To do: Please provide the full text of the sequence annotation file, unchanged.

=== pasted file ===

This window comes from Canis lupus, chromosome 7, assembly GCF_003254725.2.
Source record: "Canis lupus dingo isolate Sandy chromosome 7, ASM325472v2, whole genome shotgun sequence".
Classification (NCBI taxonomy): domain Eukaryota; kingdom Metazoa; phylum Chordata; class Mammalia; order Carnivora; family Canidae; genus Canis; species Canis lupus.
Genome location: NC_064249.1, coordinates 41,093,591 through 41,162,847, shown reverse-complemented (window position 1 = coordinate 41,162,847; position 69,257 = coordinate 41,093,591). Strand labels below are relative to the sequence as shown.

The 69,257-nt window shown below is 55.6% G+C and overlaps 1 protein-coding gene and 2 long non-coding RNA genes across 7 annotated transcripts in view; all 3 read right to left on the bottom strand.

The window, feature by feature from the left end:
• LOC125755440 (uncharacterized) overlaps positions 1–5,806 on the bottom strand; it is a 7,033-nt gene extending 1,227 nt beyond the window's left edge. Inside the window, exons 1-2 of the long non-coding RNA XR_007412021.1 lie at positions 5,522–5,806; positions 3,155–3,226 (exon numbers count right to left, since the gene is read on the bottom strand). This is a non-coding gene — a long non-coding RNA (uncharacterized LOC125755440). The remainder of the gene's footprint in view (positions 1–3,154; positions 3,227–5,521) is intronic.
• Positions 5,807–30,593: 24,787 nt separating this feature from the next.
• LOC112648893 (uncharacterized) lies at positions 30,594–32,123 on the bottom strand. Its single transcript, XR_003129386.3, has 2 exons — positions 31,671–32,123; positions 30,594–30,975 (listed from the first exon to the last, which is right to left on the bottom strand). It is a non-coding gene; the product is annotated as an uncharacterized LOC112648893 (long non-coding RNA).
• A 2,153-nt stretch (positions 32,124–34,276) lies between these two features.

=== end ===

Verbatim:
This window comes from Canis lupus, chromosome 7, assembly GCF_003254725.2.
Source record: "Canis lupus dingo isolate Sandy chromosome 7, ASM325472v2, whole genome shotgun sequence".
Classification (NCBI taxonomy): domain Eukaryota; kingdom Metazoa; phylum Chordata; class Mammalia; order Carnivora; family Canidae; genus Canis; species Canis lupus.
Genome location: NC_064249.1, coordinates 41,093,591 through 41,162,847, shown reverse-complemented (window position 1 = coordinate 41,162,847; position 69,257 = coordinate 41,093,591). Strand labels below are relative to the sequence as shown.

The 69,257-nt window shown below is 55.6% G+C and overlaps 1 protein-coding gene and 2 long non-coding RNA genes across 7 annotated transcripts in view; all 3 read right to left on the bottom strand.

The window, feature by feature from the left end:
• LOC125755440 (uncharacterized) overlaps positions 1–5,806 on the bottom strand; it is a 7,033-nt gene extending 1,227 nt beyond the window's left edge. Inside the window, exons 1-2 of the long non-coding RNA XR_007412021.1 lie at positions 5,522–5,806; positions 3,155–3,226 (exon numbers count right to left, since the gene is read on the bottom strand). This is a non-coding gene — a long non-coding RNA (uncharacterized LOC125755440). The remainder of the gene's footprint in view (positions 1–3,154; positions 3,227–5,521) is intronic.
• Positions 5,807–30,593: 24,787 nt separating this feature from the next.
• LOC112648893 (uncharacterized) lies at positions 30,594–32,123 on the bottom strand. Its single transcript, XR_003129386.3, has 2 exons — positions 31,671–32,123; positions 30,594–30,975 (listed from the first exon to the last, which is right to left on the bottom strand). It is a non-coding gene; the product is annotated as an uncharacterized LOC112648893 (long non-coding RNA).
• A 2,153-nt stretch (positions 32,124–34,276) lies between these two features.